• Eric Priezkalns

            If you’re going to attack an argument, you’d best make it an argument that somebody actually made, not a straw man fantasy that you’d like to attack. Please note that I wrote: “I said nothing about whether banning cannabis might be justified for various reasons – it’s just not justified by the author’s silly partisan sideswipe at the Lib Dems.”

          • carl jacobs

            Who told you that you have an unfettered right to put whatever substance you want into your body? Is this some divine moral law chiseled into stone and brought down with the Ten Commandments from Mt Sinai? Because I certainly don’t recognize any such imperative. If you turn your brain into Swiss cheese, other people will have to deal with the consequences. That gives them standing to tell you “No.” You can whine about that, but don’t think you can stand up on your hind legs and demand some sort of inalienable right to chemically alter your perception of reality. There ain’t no such right.

            Now, I suppose we could try to find some hypothetical middle ground where the user and the user alone bears the consequences of his decision to submerge his brain in (say) Meth or PCP. In practice, This couldn’t be guaranteed because selfish adults often make selfish decisions that impact dependents. But leave that aside for the purpose of the thought experiment.

            1. If an addict commits a criminal act, he gets throw under the jail, and let out once every 30 days to see the light.

            2. Addicts don’t get gov’t financed health care.

            3. Addicts don’t get gov’t financed welfare.

            4. Addicts can’t beg in public.

            5. An addict is responsible to free himself from addiction.

            See, the point is that the drug user can’t turn himself into a non-functioning adult, and then expect other people to care for him in perpetuity while he spends his days indulging his habit. Drugs are habit-forming, after all. And the habit is destructive to both the individual and those around him. That’s why they were prohibited – nebulous claims of autonomy notwithstanding. You want help as an addict? Fine. It stays illegal. But don’t ask me to legalize it, and then also expect me to bear the personal cost of addiction incurred by the addict. If you want it legalized, then the addict bears the cost of abusing it. All of it.

            Agreed? At least in terms of this hypothetical thought experiment? Good. Autonomy can be a b***h, can’t it.

          • Eric Priezkalns

            Jogging is habit forming, and running injuries are treated by the NHS. Alcohol is habit forming, and alcoholism is treated by the NHS. Skiing is habit forming, and skiing injuries are treated by the NHS. Also, skiers sometimes hurt others by crashing into them. I was simply trying to point out that the dividing line in what people are ‘allowed’ to do with their bodies – as if we need explicit permission for everything, when the truth is we’re inherently free until others decide otherwise – is rather conveniently drawn to suit current fashions, and has little to do with a genuine weighing up of the costs of liberty. That is why this string of arguments in favour of keeping drugs illegal involves a lot of passionate language but few examples of comparative data. For all I know, it’s perfectly possible that the average cannabis smoker costs the NHS less per year than the average skier, and until somebody presents the actual data, these arguments are just a lot of sound and fury. In that respect, it’s certainly not hypocritical for the Lib Dems to propose better mental healthcare whilst urging the decriminalization of cannabis, as the author argued. To suggest this is hypocrisy requires a position which, if consistently maintained, would require us to ask if the NHS’ treatment of obesity means the state should enforce laws to forbid overeating. In that respect, my position is consistent, because when such clashes occur I lean toward the state ending the provision of collective care rather than the state enforcing limits on human behaviour.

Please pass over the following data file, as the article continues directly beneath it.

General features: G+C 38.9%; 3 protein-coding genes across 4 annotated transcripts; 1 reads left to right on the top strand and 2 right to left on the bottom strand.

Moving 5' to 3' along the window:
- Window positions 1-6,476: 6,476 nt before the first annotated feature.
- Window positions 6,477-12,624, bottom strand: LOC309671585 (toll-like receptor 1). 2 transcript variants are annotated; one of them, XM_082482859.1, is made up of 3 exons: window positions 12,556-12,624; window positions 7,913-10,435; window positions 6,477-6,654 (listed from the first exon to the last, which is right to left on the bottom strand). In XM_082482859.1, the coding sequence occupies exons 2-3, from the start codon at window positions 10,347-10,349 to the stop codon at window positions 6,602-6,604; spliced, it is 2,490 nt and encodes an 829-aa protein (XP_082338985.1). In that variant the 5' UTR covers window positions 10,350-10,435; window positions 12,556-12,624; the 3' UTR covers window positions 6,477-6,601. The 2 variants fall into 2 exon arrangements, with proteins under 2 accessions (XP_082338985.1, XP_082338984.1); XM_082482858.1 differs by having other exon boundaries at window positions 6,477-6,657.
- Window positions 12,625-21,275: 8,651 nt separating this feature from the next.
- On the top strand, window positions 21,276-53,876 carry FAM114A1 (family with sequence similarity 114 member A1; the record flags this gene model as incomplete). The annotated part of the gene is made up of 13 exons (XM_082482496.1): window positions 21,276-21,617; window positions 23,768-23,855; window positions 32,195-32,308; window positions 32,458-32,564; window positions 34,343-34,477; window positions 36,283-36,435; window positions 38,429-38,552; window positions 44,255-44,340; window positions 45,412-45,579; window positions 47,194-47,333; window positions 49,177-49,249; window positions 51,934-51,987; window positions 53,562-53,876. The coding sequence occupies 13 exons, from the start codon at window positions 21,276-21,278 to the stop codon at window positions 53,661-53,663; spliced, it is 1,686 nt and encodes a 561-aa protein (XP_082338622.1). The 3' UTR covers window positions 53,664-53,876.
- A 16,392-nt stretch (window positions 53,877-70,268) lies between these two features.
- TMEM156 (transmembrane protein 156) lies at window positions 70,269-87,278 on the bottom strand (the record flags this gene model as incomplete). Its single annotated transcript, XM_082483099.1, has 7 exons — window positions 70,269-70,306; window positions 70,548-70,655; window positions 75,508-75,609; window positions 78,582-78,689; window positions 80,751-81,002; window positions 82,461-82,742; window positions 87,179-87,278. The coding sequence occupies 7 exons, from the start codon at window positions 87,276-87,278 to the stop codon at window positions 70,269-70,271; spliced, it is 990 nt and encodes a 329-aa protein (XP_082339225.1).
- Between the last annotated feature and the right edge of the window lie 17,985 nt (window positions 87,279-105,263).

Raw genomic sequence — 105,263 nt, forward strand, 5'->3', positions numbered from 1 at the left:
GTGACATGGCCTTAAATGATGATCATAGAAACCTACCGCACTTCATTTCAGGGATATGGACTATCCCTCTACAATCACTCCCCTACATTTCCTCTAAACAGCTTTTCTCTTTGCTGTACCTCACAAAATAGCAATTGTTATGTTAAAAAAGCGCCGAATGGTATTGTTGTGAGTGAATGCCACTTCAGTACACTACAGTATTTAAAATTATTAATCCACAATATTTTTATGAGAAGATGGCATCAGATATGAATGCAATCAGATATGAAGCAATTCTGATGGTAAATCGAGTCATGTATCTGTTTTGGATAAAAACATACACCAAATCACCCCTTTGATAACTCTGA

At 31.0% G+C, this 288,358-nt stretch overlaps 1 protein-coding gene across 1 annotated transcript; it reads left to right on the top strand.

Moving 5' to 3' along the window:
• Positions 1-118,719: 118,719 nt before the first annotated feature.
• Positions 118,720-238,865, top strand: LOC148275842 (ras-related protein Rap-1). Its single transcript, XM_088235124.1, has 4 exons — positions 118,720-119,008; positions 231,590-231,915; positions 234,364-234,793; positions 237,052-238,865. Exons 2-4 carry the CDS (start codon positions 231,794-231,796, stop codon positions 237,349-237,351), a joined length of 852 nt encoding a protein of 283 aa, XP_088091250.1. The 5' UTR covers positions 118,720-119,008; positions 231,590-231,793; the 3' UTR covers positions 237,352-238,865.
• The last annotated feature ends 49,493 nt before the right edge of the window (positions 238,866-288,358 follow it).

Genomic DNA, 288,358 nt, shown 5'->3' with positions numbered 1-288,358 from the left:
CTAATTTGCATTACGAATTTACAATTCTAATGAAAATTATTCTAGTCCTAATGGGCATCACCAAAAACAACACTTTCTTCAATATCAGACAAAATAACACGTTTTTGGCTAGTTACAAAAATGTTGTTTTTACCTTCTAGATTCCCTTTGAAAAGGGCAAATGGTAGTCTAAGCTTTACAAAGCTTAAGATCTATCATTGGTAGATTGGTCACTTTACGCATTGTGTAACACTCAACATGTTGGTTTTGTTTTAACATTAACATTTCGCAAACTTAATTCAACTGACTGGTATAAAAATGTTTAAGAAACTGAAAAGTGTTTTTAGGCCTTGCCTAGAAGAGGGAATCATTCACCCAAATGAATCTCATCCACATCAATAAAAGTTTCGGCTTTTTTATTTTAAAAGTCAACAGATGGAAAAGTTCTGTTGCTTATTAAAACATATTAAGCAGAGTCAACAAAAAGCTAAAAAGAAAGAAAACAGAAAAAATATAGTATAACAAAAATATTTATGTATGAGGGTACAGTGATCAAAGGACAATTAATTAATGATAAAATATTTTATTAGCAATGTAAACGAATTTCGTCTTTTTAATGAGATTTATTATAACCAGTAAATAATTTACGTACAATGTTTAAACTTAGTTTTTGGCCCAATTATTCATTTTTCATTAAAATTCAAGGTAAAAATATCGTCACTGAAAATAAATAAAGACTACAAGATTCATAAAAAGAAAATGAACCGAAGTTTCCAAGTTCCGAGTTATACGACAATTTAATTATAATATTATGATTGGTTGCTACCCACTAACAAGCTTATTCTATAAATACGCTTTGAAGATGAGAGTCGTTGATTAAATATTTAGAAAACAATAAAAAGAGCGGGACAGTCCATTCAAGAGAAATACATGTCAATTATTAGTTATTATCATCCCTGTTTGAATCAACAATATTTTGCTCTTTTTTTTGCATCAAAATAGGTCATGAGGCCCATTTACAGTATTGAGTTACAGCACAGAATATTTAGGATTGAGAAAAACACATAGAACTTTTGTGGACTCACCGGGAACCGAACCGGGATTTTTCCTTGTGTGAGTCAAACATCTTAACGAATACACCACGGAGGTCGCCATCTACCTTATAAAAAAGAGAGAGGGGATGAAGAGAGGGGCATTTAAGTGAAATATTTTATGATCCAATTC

Anyhow, I have disdain for your comment which begins “who told you that you have an unfettered right…” Unlike the modern fashion, I don’t begin my analysis by listing the “rights” that people supposedly possess, because rights are just an artificial construction and usually a circular way of restating the speaker’s prejudices. Drawing on JJ Rousseau, I would say the reality is that humans are innately free until we find our freedoms curtailed by interaction with others. Hence I make no observation about the ‘right’ of the individual to put something into his or her body. It is just a plain fact that a person can put things into his or her body. I seek a debate about the ‘right’ of others to coerce the individual into not doing things they are physically capable of doing.

  • carl jacobs

    a Grexit would leave [Syriza] with only one sensible option: to let the private sector get on with creating wealth and leave its social programmes for another day.

    Because, as well all know, Socialists have proven to be the most economically sensible people in the history of man.

    Greece is doomed.

    • Paolo Paracchini

      I agree with carl jacobs! Greece (and other EU Member States) should try pushing down on the private sector pedal before it is too late. Vourafakis, do it “by the book”! Cut public spending and taxes; sell government (oops, sorry, “state” assets), the Acropolis if need be! Flood the Greek economy with this windfall of resources and hope the private sector can pull Greece out of the nose dive its in (thanks to corruption and social programs it cannot afford). Why not try a little capitalism for a change? What harm could it possibly do at this point?